“But there aren’t many Dunkirk little ships left. There were 800 that went across. It’s a privilege to have a piece of that history.”

The ADLS hopes as many boats as possible will take part in its 2025 commemoration. A spokesman said: “The flotilla usually numbers 60 to 65 Little Ships. For the 2020 return we had 75 Little Ships committed – before the Covid outbreak led to its cancellation.”

Fleury II

In a Cornish boatyard, the Fleury II has been restored to its former glory – with a few extras.

Built in Christchurch, Dorset, in 1936, the motor yacht was another of those that made the dangerous Channel crossing. But with a leaking glassed deck and rotting deck beneath, she needed structural repairs as well as a refit.

Project manager Holly Latham said: “The traditional feel of the boat has been enhanced with modern engines and electricals, a new galley and period light fittings using LEDs.

“A rewarding part of the project has been the new owner’s eagerness to respect the history of the vessel while making sure she can be fully enjoyed during the next chapter of her life.

“Practical changes have been sensitively hidden to complement Fleury II’s heritage and ensure her survival for decades to come.”


‘Dunkirk’ Fact Check: How Many Civilian Boats Came to Help?

People have flocked by the boatload to see Christopher Nolan’s World War II epic “Dunkirk” about a massive evacuation effort that rescued over 300,000 British soldiers stranded on the beaches of France in the midst of enemy gunfire.

In the historical drama, Mark Rylance plays a British sailor who traveled to Dunkirk on his own small pleasure boat. In one inspiring moment, the movie suggests that dozens — if not hundreds — of civilian boats came to help the cause.

But how accurate is that scene? Just how many civilian boats were really on hand to answer the call?

During “Operation Dynamo,” as the Dunkirk rescue effort was called, over 700 private boats – called the “Little Ships of Dunkirk” — sailed from Ramsgate in England to Dunkirk in France. The history text “Dunkirk: Retreat to Victory” says the commissioned boats included everything from pleasure boats, yachts, fishing boats and small, motorized life boat.

The British government inspected the boats to make sure they could navigate shallow waters. As in the movie, many of the boats could not land on the beaches, and soldiers had to swim out to the boats.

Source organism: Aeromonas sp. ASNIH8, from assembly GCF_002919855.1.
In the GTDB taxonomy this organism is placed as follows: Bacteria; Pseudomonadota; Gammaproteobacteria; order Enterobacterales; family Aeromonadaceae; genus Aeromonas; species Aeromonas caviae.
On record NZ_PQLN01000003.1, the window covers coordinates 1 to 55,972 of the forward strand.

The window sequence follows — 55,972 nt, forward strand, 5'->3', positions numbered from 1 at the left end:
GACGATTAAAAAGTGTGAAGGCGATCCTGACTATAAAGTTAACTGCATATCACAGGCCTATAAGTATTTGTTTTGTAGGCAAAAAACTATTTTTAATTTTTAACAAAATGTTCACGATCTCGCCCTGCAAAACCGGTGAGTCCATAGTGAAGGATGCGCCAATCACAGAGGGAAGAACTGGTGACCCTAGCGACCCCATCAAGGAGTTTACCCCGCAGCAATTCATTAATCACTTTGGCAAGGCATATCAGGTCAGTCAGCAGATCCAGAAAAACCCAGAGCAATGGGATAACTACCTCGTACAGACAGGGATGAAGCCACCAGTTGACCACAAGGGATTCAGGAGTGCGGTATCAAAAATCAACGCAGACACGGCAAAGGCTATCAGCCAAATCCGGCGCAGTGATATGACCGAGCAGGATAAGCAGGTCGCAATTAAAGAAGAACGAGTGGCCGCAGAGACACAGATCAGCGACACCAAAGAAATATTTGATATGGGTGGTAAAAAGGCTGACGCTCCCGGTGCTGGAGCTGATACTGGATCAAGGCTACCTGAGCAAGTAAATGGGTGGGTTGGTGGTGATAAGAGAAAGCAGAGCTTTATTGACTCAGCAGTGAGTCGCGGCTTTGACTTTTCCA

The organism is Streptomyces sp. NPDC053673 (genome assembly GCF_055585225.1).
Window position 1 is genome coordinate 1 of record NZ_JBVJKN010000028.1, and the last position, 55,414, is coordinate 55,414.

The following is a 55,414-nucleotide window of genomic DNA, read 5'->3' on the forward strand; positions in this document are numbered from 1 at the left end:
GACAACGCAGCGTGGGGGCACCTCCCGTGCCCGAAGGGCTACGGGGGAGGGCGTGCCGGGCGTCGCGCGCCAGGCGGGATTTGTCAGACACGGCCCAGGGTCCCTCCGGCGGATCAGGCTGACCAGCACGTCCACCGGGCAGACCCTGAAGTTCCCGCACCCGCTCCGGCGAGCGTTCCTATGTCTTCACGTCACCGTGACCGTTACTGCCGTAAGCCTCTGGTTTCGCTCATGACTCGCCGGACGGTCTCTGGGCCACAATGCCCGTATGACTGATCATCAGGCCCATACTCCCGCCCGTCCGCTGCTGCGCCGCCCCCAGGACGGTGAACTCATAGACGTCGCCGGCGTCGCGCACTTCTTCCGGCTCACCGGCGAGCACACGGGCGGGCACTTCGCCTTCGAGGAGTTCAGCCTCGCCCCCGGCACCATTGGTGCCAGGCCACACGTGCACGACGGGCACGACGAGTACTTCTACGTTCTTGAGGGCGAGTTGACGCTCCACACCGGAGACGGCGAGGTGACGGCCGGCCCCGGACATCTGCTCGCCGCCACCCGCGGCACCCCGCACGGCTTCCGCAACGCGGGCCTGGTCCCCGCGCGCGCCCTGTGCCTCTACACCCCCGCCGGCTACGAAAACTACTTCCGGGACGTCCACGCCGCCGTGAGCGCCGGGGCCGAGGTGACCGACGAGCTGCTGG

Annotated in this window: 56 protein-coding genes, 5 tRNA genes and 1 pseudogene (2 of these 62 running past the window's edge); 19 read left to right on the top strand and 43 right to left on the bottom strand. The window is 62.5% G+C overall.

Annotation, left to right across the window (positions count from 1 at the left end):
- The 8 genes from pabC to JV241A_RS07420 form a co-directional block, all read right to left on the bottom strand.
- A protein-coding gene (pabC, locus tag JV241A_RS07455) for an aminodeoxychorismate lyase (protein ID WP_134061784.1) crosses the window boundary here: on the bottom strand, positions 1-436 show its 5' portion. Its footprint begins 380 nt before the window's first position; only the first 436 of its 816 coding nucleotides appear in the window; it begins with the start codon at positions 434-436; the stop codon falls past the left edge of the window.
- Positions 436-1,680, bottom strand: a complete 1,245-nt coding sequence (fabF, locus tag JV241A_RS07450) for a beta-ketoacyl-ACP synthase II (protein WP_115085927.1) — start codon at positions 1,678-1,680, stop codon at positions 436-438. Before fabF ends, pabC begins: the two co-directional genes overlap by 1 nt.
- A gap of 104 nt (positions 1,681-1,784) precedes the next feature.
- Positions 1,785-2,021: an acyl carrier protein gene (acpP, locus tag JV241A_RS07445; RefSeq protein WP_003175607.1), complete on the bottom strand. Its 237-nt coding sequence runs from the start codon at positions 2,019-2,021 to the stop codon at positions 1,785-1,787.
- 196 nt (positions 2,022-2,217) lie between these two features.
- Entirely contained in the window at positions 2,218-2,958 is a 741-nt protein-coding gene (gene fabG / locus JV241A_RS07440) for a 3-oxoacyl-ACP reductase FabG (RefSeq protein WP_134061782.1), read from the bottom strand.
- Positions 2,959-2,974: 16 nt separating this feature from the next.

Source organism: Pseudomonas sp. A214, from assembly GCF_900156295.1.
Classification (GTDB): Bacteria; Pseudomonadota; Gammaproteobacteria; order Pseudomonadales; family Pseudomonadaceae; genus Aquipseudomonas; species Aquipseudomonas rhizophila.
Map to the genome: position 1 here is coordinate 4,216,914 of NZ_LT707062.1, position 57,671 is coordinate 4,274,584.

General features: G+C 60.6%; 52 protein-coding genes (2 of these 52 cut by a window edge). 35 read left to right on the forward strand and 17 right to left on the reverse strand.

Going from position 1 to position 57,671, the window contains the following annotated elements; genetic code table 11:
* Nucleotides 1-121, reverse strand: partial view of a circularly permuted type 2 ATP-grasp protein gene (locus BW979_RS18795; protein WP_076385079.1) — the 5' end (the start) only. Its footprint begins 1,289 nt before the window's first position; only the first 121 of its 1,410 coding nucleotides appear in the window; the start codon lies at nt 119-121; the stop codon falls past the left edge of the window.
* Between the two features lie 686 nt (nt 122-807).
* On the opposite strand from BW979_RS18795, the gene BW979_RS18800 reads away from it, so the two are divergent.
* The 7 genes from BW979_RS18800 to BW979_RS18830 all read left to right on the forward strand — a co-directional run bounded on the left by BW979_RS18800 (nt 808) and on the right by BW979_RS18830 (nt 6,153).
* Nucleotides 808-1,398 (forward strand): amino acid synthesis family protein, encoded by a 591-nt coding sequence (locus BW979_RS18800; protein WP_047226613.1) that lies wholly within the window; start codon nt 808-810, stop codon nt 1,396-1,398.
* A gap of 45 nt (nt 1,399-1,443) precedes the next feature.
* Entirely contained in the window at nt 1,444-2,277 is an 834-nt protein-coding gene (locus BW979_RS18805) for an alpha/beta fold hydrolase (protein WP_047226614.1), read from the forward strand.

It’s not very romantic to say so, but for the most part these boats were commissioned by the government and were piloted by members of the Navy. It’s a myth that countless individual civilians all sailed out on their own. but a small handful of fisherman actually did.

According to the Dunkirk Association of Little Ships, which is made up of the ships’ current owners: “Very few owners took their own vessels, apart from fishermen and one or two others. “

So Rylance’s character wasn’t unrealistic.


Navy rocks the boat with effort to debunk Dunkirk 'myth' of little ships

The Royal Navy found itself in controversial waters last night after launching an effort, 60 years after the event, to reclaim virtually all the credit for rescuing 338,000 British soldiers in the Dunkirk evacuation.

In a new book, an author from the navy's historical branch dismissed the popular "myth" that little ships crewed by civilians played a big role in saving troops stranded on the French coast.

But last night another writer, who has studied 100 of the small vessels, said the attempt to "airbrush civilians out of history" was grossly unfair. He called the figures on which it was based "absolutely ridiculous".

His attack came as nearly 70 surviving little ships gathered in Dover to sail to Dunkirk for this weekend's 60th anniversary celebrations.

In a new preface to the reissued RN staff history of the operation, Jock Gardner writes: "The popular view, although not entirely incorrect - has taken on the status of a myth.

"[It is] a myth because it conveys neither an accurate nor a balanced account of the real achievement. Clearly, from the angle of human interest, the mythical interpretation has an appeal. But now, some 60 years after the event, it is time for more factual material to become clearly visible."

Mr Gardner says figures in the book show that 230,446 soldiers were rescued from Dunkirk harbour - well over twice the 98,790 saved by little ships from the beaches, which were "very much a second choice". The figures were unsurprising because the harbour's capacity was much bigger than that of the beaches, where Royal Navy ships could not get close enough.

Moreover, the 500-600 mostly requisitioned civilian small ships which took part "were generally staffed by the Royal Navy and reservists rather than civilians".

David Knowles, whose book Escape from Catastrophe, is also published this week, said: "For anyone to claim that they took an accurate, detailed count of the soldiers they were loading at Dunkirk is absolute hooey".

Mr Knowles, who has interviewed scores of Dunkirk survivors, added: "We know from contemporary accounts that no satisfactory official record was possible. They were loading 2,000 people an hour.

"The whole place was in chaos. They had no time to count."

In Dover, Rob Stokes, an official of the Association of Dunkirk Little Ships, said: "The chaps on the beaches were standing up to their necks in water day and night waiting to be rescued.

"Without the little ships, they would not have come home. But Mr Gardner is absolutely right to say that most of these ships were manned by naval crews. I can't quarrel with that."

• The Evacuation from Dunkirk Frank Cass (£45)

• Escape from Catastrophe Knowles Publishing, Rochester, Kent ME1 2DU (£11.50), also available at WH Smith


Assessment